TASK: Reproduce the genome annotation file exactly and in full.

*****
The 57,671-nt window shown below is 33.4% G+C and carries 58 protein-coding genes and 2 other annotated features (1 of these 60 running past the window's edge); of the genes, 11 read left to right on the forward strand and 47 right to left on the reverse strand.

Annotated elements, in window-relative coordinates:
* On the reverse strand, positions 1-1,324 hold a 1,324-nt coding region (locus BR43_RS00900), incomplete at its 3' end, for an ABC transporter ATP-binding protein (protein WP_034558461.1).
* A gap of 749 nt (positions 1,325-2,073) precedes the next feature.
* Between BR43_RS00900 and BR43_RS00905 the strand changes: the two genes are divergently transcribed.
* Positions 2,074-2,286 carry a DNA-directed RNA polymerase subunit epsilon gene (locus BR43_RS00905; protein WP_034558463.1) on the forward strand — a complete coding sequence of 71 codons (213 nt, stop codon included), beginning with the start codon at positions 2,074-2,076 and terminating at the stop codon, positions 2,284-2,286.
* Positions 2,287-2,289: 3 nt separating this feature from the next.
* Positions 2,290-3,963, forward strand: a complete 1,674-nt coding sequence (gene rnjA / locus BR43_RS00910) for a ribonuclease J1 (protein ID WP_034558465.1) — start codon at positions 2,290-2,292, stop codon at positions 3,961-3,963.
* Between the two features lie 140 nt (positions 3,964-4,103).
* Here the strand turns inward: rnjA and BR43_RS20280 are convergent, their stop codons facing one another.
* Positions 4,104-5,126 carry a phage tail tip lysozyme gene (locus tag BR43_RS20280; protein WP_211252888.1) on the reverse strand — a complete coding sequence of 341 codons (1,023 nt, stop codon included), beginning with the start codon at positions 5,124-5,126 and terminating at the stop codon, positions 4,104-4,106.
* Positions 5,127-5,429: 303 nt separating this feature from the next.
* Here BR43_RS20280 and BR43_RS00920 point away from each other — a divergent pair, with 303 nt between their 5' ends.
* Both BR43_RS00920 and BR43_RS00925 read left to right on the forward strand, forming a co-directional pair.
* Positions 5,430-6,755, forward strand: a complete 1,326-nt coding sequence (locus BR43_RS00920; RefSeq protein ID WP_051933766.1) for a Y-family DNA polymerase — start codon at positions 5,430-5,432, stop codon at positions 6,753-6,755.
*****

The 57,671-nt window shown below is 33.4% G+C and carries 58 protein-coding genes and 2 other annotated features (1 of these 60 running past the window's edge); of the genes, 11 read left to right on the forward strand and 47 right to left on the reverse strand.

Annotated elements, in window-relative coordinates:
* On the reverse strand, positions 1-1,324 hold a 1,324-nt coding region (locus BR43_RS00900), incomplete at its 3' end, for an ABC transporter ATP-binding protein (protein WP_034558461.1).
* A gap of 749 nt (positions 1,325-2,073) precedes the next feature.
* Between BR43_RS00900 and BR43_RS00905 the strand changes: the two genes are divergently transcribed.
* Positions 2,074-2,286 carry a DNA-directed RNA polymerase subunit epsilon gene (locus BR43_RS00905; protein WP_034558463.1) on the forward strand — a complete coding sequence of 71 codons (213 nt, stop codon included), beginning with the start codon at positions 2,074-2,076 and terminating at the stop codon, positions 2,284-2,286.
* Positions 2,287-2,289: 3 nt separating this feature from the next.
* Positions 2,290-3,963, forward strand: a complete 1,674-nt coding sequence (gene rnjA / locus BR43_RS00910) for a ribonuclease J1 (protein ID WP_034558465.1) — start codon at positions 2,290-2,292, stop codon at positions 3,961-3,963.
* Between the two features lie 140 nt (positions 3,964-4,103).
* Here the strand turns inward: rnjA and BR43_RS20280 are convergent, their stop codons facing one another.
* Positions 4,104-5,126 carry a phage tail tip lysozyme gene (locus tag BR43_RS20280; protein WP_211252888.1) on the reverse strand — a complete coding sequence of 341 codons (1,023 nt, stop codon included), beginning with the start codon at positions 5,124-5,126 and terminating at the stop codon, positions 4,104-4,106.
* Positions 5,127-5,429: 303 nt separating this feature from the next.
* Here BR43_RS20280 and BR43_RS00920 point away from each other — a divergent pair, with 303 nt between their 5' ends.
* Both BR43_RS00920 and BR43_RS00925 read left to right on the forward strand, forming a co-directional pair.
* Positions 5,430-6,755, forward strand: a complete 1,326-nt coding sequence (locus BR43_RS00920; RefSeq protein ID WP_051933766.1) for a Y-family DNA polymerase — start codon at positions 5,430-5,432, stop codon at positions 6,753-6,755.